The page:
‘E mo’ si balla belle mie‘, I say to the last three remaining bottles of tomato sauce in the back recesses of the storage shelves, ‘It’s time to dance, my beauties’. I crack the seal on one of them and the castle kitchen fills with the tangy, saline blood-smell of tomatoes. But not just ‘tomatoes’, particular ones, distinct ones, ones that pull my mind back through the months of the calendar, past holidays and long weekends, on past the soggy-soiled spring and then on into the frigid and runny-nosed winter, rewinding through last autumn and back into the precise moment of the summer when we canned them, the backward passage of time as jarring as the warbling sound of rewinding a phonograph.
I guess you could call it ‘culinary anthropomorphism’, this strange desire to see our canning projects as the preparation of readied playmates, old friends that stand guard over us throughout the year until called into action, storing the precise moments of a distinct day in a particular season, the same way that wound grandfather clocks store up the multiple twists of long-forgotten wrists.
That we make our tomato sauce for the year actually on our school’s birthday only adds to it, making the making of the sauce more the sober reflection of the passsage of yet another year, more vivid to me than my own birthday, or any New Year’s Eve, regardless of how truffle-studded.
We schedule it for the middle of our birthday week each year. And even though the technique is simply, the process itself couldn’t be more profound.
Here in the south most of us ‘water bottles’ for the tomato sauce, with many of the bottles going back farther than anyone can remember. Only the caps are new each year. Some of the families with whom I’ve made ‘la salsa’ never bother to remove the labels, which instantly dates many of their bottles into the late 50′s or early 60′s, when for the first time supermarkets first arrived in Italy. That these bottles still receive an annual round as salsa containers points to the thrifty nature of the post war generation, suggestion that ‘recycling’ is only new as a buzzword.
First you wash the tomatoes. This year we used San Marzano tomatoes rather than the local choice of the fiaschietto, a little pointed version that gives a tangier sauce. Most years, I do separate batches of both.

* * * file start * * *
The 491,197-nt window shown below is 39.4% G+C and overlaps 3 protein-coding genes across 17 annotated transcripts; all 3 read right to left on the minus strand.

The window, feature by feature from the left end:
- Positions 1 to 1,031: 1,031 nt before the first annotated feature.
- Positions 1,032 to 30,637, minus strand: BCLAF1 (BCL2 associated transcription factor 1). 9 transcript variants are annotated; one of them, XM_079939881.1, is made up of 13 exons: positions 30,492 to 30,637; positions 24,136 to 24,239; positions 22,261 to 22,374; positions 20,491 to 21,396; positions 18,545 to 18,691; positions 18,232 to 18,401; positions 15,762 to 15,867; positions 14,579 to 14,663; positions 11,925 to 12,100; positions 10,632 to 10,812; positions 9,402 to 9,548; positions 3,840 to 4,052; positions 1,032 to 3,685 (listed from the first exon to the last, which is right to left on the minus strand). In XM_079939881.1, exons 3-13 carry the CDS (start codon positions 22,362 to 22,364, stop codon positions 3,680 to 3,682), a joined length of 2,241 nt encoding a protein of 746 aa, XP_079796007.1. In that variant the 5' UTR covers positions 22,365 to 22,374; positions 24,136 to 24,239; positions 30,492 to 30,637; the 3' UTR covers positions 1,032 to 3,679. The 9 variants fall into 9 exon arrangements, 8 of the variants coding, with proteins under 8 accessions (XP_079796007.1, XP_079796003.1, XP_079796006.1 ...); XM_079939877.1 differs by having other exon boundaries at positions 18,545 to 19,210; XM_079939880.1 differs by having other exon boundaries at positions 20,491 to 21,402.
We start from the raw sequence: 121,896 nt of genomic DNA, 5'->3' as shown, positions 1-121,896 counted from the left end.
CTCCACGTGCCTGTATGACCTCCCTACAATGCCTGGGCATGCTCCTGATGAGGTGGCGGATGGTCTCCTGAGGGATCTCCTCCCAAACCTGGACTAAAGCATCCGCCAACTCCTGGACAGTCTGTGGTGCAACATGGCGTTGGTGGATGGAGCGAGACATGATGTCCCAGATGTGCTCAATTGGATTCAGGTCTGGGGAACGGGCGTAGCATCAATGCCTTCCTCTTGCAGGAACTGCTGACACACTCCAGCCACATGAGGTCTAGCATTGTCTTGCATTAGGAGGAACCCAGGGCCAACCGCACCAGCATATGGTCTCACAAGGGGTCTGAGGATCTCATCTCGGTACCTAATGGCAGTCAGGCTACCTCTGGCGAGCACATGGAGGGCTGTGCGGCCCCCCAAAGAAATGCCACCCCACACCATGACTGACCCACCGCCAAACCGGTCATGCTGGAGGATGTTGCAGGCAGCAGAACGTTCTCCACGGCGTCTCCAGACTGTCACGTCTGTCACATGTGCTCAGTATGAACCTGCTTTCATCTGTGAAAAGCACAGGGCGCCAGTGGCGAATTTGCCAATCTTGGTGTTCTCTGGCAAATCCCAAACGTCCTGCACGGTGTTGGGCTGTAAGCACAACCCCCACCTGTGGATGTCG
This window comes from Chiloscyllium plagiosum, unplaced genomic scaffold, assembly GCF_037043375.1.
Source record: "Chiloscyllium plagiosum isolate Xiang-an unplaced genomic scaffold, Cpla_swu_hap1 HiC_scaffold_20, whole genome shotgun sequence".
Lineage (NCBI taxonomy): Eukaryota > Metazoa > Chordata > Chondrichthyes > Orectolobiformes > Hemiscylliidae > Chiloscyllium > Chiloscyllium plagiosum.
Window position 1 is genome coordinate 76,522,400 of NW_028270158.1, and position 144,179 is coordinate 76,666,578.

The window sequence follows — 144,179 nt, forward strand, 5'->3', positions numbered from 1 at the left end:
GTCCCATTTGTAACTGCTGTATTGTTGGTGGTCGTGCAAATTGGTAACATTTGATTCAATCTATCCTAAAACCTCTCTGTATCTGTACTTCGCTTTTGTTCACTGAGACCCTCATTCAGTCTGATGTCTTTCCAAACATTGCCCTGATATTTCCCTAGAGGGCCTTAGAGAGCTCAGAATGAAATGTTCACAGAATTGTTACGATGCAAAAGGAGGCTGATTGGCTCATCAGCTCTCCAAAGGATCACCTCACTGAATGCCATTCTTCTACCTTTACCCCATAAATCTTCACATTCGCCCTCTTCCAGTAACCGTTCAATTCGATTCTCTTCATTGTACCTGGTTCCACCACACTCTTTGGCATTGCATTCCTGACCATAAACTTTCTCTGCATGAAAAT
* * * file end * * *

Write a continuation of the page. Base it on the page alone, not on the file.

You cut or crush the tomatoes so that they cook from within, releasing their juices as the come to the boil. Still though, every year at least one tomato makes it into the cauldron without being cut: it blows up into an angry puff ball, threatening to burst, literally at the boiling point.
Without even a discussion, brigades begin to form, a washing station, a cutting station, with turns at the ‘oar’ passed around to avoid sore shoulder blades.
Here Giulio takes his turn, the wooden spoon requiring enough torque to produce hot spots on the palm and sides of your index fingers. (Yes, his name is really ‘Giorgio’ but so many kept getting his name wrong that ‘Giulio’ just eventually stuck).
The ingredients are straight forward as well. Onions, bay leaves, salt and tomatoes, then a basil leaf for the bottle. In the late summer sun, the colours tend to burn into your brain, a red redder than really red.
Here Fiona from South Africa works the cutting station, if only to be nearer the wine, she says.
Once into the cauldrons, you boil the tomatoes for one hour, which reduces their juices, concentrates their flavours but also sterilises them, so that nothing can grow once they go into the bottle. Shorten this step and you’ll never wonder again what a Jackson Pollack affresco would have looked like. Once fermentation happens, the bottles begin to explode, shooting glass shards and putrid sauce across the room. Do it wrong once and you’ll never do it wrong again.